President-Elect Donald Trump is slowly making his cabinet appointments, and as the weeks roll on, we will continue learning the names of every person who will work with him in the White House.
So far, the president-elect has made a number of key appointments, a few of which have drawn criticism and others which have received a more positive reaction. In general, outside of Trump’s senior counselor, few political outsiders have joined the cabinet, which stands in contrast with the president-elect’s promise to “drain the swamp.” Instead, several of his choices include establishment figures who worked in the George W. Bush administration.
There are still many other important positions that have not yet been filled including Secretary of State, a job which Mitt Romney is reportedly being considered for.
The following is a list of everyone who has been appointed to work with Trump in the White House thus far, assembled in the order in which they were appointed. It includes members of the cabinet and advisers to the president.
Chief of Staff: Reince Priebus
The first member of Trump’s cabinet to be announced was Reince Priebus, who will serve as White House Chief of Staff. This is the highest ranking employee in the White House, the person who essentially serves as the assistant to the president. The current Chief of Staff is Denis McDonough, and Priebus will replace him in January 2017.
Priebus is the current chair of the Republican National Committee, having served in that role since January 2011. He was instrumental in securing Donald Trump the Republican nomination, declaring after the Indiana primary in May that Trump was now the party’s presumptive nominee. Though Priebus did not say so directly, this statement was a clear signal to John Kasich that he should drop out of the race and leave Donald Trump to claim the nomination.
The White House Chief of Staff is appointed directly by the president, and he does not need to be confirmed by the Senate. There is no term limit for the Chief of Staff; some serve for just one or two years, while others serve for the president’s entire term.
Senior Counselor to the President: Steve Bannon
The next position that Trump filled is senior counselor to the president. This is essentially just another assistant to the commander-in-chief, and although the president often has several counselors, this person is the highest ranking among them. Donald Trump has tapped Steve Bannon to fill this role, and he will take office in January 2017.
This decision has sparked controversy, as Bannon is the former executive chairman of Breitbart News, a far-right website known for racist and anti-Semitic articles. Bannon was Trump’s chief executive officer during the presidential campaign.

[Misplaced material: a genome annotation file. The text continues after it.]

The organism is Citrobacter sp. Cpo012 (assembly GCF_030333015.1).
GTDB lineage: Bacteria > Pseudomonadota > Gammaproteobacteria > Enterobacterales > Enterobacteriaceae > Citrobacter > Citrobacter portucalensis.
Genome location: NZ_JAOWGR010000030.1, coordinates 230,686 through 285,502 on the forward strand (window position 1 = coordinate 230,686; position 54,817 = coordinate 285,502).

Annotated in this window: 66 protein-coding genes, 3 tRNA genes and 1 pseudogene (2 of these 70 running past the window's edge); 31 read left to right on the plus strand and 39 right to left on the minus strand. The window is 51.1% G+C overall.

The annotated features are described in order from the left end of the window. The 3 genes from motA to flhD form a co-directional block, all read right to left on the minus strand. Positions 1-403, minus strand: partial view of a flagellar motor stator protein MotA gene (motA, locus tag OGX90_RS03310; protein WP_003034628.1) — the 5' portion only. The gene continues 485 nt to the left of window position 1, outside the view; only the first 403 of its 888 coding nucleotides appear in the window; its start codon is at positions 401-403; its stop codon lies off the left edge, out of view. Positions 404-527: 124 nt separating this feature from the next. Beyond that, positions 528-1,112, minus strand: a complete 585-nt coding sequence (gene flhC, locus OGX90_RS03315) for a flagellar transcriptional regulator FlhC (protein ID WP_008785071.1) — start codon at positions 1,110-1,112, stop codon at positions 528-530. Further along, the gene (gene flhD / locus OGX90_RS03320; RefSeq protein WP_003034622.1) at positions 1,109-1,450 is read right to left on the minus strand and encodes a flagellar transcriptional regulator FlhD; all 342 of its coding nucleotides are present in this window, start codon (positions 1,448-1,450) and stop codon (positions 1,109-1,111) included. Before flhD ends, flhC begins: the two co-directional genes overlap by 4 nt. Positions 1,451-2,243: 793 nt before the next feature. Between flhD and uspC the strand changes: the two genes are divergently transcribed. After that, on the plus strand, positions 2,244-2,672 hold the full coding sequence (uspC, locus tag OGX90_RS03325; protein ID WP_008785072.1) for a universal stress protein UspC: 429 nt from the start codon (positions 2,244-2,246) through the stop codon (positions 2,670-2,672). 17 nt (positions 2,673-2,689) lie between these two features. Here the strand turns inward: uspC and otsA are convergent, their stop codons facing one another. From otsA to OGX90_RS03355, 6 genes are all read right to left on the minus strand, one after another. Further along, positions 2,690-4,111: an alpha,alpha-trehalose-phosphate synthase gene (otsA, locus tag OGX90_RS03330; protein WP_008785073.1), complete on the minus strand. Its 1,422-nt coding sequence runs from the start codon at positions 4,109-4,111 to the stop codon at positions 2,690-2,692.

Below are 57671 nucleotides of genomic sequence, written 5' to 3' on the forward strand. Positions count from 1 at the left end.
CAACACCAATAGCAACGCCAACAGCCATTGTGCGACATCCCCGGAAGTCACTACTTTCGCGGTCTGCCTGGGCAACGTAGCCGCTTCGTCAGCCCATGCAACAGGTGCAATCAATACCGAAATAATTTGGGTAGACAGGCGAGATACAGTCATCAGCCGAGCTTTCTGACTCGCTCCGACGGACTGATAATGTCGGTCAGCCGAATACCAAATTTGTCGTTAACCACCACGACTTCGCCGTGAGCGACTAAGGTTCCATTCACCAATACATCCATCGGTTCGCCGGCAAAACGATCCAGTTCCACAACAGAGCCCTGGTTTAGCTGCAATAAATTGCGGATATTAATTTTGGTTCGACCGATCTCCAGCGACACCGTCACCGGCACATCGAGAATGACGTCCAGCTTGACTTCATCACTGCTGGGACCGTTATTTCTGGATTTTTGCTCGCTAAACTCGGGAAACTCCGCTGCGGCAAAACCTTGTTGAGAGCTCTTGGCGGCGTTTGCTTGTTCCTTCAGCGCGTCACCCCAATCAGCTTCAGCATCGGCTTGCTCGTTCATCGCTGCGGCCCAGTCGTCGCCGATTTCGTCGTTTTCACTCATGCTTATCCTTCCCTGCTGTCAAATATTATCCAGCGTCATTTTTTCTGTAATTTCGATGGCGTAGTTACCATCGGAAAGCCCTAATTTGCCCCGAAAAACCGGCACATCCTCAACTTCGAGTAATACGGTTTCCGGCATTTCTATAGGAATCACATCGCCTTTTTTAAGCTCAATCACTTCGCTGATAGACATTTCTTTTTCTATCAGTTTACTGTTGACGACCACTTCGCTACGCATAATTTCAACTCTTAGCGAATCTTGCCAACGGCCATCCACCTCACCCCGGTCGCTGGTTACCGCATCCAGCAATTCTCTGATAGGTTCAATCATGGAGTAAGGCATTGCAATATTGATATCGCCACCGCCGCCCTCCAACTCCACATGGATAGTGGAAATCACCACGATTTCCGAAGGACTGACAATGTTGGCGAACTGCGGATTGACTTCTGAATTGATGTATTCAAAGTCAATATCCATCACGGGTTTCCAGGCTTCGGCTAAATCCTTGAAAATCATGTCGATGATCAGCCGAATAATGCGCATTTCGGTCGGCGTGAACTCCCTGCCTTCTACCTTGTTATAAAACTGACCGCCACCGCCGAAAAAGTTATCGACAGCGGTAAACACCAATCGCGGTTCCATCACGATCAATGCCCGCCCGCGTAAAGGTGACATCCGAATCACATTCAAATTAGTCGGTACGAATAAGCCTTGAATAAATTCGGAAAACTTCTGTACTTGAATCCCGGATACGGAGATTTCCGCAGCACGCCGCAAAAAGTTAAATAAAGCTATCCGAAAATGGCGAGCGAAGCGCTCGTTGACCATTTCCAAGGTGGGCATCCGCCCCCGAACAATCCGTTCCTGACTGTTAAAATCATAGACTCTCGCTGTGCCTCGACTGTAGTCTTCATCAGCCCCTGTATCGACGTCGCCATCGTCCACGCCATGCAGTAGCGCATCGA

The role of counselor to the president can remain vacant if the president does not choose to appoint one. When Barack Obama took office, for example, he decided not to appoint a senior counselor but to instead have three senior advisers: David Axelrod, Pete Rouse and Valerie Jarrett. Later, Pete Rouse alone was appointed senior counselor to the president, and after him, John Podesta took the job. When Podesta stepped down in in February 2015, no new senior counselor was appointed, and the position is currently vacant.
Stephen "Steve" Bannon has been accused of racism and white nationalism, in part because of his work for the site Breitbart. Donald Trump has named him a top adviser.Click here to read more
National Security Adviser: Michael Flynn
The third name to be announced was Michael Flynn, who will be Donald Trump’s national security adviser. Flynn, a retired United States Army lieutenant general, served as an adviser during Donald Trump’s presidential campaign, frequently introducing the Republican candidate at rallies. From 2012 to 2014, Flynn was the director of the Defense Intelligence Agency, but he resigned a year ahead of schedule due to conflicts with his superiors.
Flynn has been a controversial choice due to his comments on Islam. For instance, he tweeted in February that fear of Muslims is rational, sharing an anti-Muslim YouTube video with his followers.
He also said in an August speech that Islam is a cancer, comparing it to Nazism.
“We are facing another ‘ism,’ just like we faced Nazism, and fascism, and imperialism and communism,” Flynn said, according to CNN. “This is Islamism, it is a vicious cancer inside the body of 1.7 billion people on this planet and it has to be excised.”
Ret. Lt. Gen. Michael Flynn, Donald Trump's National Security Adviser, has extreme views on Muslims and Islam. Here's a look at what Flynn has said in the past.Click here to read more
Attorney General: Jeff Sessions
The next cabinet appointment to be announced after Michael Flynn was Jeff Sessions, who will be Donald Trump’s attorney general. As with Priebus, Bannon and Flynn, Sessions is someone who has been loyal to Donald Trump throughout the campaign; in fact, he appeared with Trump at a rally August 2015, during a time in the campaign when Trump was looked at as a joke by most Republicans. Sessions officially endorsed Trump in February 2016.